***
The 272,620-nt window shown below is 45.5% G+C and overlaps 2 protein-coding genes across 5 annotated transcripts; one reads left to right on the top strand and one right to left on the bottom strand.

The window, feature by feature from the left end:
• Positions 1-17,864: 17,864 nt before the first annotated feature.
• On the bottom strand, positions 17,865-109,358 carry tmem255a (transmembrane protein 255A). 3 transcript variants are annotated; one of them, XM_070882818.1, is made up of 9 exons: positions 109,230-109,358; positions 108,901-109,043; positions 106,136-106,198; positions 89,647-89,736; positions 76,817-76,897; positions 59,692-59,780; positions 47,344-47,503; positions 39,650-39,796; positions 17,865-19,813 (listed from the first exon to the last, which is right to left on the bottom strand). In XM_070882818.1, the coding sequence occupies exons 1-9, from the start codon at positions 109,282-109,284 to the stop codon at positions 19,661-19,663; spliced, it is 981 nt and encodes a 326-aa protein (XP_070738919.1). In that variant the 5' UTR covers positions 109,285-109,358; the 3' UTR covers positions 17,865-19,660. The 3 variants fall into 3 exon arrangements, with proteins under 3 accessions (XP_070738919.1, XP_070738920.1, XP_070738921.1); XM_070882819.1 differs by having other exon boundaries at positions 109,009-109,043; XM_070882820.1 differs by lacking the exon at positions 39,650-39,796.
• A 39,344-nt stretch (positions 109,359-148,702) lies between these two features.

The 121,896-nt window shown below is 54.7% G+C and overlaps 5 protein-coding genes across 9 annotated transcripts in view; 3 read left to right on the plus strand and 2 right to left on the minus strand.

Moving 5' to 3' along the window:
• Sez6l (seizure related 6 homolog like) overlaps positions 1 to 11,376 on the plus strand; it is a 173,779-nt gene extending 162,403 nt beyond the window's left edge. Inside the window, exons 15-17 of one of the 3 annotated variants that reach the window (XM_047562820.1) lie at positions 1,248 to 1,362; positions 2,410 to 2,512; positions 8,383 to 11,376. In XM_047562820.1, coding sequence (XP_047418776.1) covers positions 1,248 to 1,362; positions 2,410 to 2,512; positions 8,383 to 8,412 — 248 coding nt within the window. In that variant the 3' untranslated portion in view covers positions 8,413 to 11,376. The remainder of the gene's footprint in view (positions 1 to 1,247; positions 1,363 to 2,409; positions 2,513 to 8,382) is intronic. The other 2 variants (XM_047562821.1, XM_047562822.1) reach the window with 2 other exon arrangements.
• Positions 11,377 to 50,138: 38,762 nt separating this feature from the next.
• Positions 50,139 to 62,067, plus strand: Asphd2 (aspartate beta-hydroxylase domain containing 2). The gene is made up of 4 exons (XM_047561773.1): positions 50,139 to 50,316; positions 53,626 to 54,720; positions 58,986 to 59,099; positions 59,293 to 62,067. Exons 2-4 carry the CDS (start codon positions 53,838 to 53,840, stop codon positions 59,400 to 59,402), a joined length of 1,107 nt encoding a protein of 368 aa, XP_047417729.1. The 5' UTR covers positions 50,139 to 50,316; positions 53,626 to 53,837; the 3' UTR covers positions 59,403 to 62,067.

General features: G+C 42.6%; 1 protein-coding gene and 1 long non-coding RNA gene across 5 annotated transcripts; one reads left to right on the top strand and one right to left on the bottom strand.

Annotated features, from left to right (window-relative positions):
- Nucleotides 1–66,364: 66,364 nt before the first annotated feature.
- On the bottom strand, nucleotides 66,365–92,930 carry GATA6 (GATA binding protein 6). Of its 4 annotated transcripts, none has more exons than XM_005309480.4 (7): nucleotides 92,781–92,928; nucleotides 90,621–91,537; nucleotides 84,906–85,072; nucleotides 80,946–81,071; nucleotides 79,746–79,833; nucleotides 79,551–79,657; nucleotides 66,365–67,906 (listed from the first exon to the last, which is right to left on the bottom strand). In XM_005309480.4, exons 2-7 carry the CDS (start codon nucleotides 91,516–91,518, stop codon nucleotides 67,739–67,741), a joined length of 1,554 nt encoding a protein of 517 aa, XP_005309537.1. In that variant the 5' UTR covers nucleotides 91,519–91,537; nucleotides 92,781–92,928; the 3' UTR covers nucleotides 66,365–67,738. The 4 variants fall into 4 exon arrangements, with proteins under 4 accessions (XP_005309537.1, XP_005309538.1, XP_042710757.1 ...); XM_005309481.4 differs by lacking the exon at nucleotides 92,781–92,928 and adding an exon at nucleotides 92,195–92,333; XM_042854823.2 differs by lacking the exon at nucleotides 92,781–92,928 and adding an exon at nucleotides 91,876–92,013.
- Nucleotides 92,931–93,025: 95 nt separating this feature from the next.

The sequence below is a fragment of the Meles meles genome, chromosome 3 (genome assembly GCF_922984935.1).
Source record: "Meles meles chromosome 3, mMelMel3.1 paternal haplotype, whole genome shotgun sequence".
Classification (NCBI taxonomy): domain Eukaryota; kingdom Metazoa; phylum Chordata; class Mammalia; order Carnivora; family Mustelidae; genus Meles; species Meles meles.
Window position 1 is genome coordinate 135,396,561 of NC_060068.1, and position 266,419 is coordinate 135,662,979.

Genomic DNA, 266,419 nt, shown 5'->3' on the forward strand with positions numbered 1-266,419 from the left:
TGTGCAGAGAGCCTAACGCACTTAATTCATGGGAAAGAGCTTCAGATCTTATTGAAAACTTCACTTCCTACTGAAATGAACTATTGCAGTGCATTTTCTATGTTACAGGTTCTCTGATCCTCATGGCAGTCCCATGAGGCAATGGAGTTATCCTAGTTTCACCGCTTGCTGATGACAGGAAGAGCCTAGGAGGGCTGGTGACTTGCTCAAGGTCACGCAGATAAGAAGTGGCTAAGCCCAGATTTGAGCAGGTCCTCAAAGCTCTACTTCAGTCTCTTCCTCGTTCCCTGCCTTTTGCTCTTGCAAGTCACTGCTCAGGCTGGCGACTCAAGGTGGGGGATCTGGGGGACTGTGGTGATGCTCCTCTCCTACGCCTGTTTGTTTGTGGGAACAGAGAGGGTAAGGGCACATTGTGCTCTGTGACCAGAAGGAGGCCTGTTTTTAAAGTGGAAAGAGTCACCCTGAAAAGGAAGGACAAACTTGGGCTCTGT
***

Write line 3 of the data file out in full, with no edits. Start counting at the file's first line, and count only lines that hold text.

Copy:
• Positions 1-17,864: 17,864 nt before the first annotated feature.